Consequently, it is an unquestionable aspect of human existence. However, the two philosophers under consideration diverge on this almost self-evident existence of the self. Descartes argues that the self is self-evident and is the aspect of human existence that allows thoughts to occur to the human mind. He proposes that the self is as certain as existence since the two are mutually exclusive concepts. On the other hand, Hume proposes that the self
Immanuel Kant’s doctrine of transcendental idealism contends that all we can know about external things lies in their appearances as they are presented to us and affect our sensibility. Initially, this may seem to be the same principle found in traditional idealism. However, unlike traditional idealists, Kant does not deny the existence of the external things. He believes that these objects are indeed real. However, we cannot know anything about their existence independent of us, how they may truly be in themselves; we can only know about their appearances, which are represented in us (Kant 40).
Idealism states that the mind is all that exists and that the outside world is either mental or an illusion that the mind creates. Idealism also says that all things are ideas. Idealism argues that the physical is a function of the mind therefore saying that the mind is the only one that exists. Monists argue that mental events are physical events and the mind is what has the most control. Monists still cannot come to a conclusion whether the body is the one that exists or the mind is the one that exists.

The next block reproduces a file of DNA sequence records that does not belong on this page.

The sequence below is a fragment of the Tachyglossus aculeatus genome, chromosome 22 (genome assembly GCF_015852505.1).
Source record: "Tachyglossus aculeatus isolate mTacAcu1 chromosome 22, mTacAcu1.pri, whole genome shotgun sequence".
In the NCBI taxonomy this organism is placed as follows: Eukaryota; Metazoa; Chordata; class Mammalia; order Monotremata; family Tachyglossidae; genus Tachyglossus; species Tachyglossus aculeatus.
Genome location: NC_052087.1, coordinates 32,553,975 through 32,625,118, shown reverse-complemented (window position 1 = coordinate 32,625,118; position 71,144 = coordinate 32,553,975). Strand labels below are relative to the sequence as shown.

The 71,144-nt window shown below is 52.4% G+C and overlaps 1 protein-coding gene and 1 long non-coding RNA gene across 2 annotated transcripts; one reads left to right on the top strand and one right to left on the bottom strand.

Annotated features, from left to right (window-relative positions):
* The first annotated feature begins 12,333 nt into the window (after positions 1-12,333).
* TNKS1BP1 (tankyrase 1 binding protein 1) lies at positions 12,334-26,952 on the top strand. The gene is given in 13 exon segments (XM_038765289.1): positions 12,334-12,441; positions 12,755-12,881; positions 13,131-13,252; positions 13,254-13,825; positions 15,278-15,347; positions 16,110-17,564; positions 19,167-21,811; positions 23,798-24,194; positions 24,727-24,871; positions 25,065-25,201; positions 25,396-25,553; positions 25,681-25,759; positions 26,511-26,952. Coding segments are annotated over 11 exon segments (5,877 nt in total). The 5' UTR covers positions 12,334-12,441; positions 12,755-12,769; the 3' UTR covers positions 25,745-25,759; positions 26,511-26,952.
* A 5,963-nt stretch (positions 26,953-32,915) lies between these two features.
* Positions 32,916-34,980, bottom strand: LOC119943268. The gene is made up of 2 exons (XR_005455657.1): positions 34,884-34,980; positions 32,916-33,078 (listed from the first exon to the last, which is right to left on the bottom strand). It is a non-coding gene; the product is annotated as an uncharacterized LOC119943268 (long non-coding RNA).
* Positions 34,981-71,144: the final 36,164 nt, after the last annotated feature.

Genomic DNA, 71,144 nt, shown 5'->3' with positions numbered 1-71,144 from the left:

Dualism can identify the mind with the self, as each individual person possesses his or her own mind, and therefore has a self. While this doesn’t account for the physical aspects in which people attribute to their self-identity, as laid out by Searle in the example of the Ship of Theseus, the independence of the mind from the body as a way to identity the self outlines a
By contrast, in knowledge by representation, the subject experiences another kind of relation to the object of knowledge thanks to the presence of a medium in the subject’s mind, called "mental form." Mullâ Sadrâ considers mental forms as the mental existence of the same quiddities (mâhîyyât) existing in the external world. The only difference is that they have another type of existence. In this essay, I argue that this approach is congruent with the principality of quiddity, which is rejected by Mullâ Sadrâ. To be consistent with the basic pillar of Mullâ Sadrâ’s philosophy, viz., the principle of existence, I hold that one should begin with the continuity of existence through mental, imagery and external worlds from which the mind abstracts the same quiddity, not vice versa.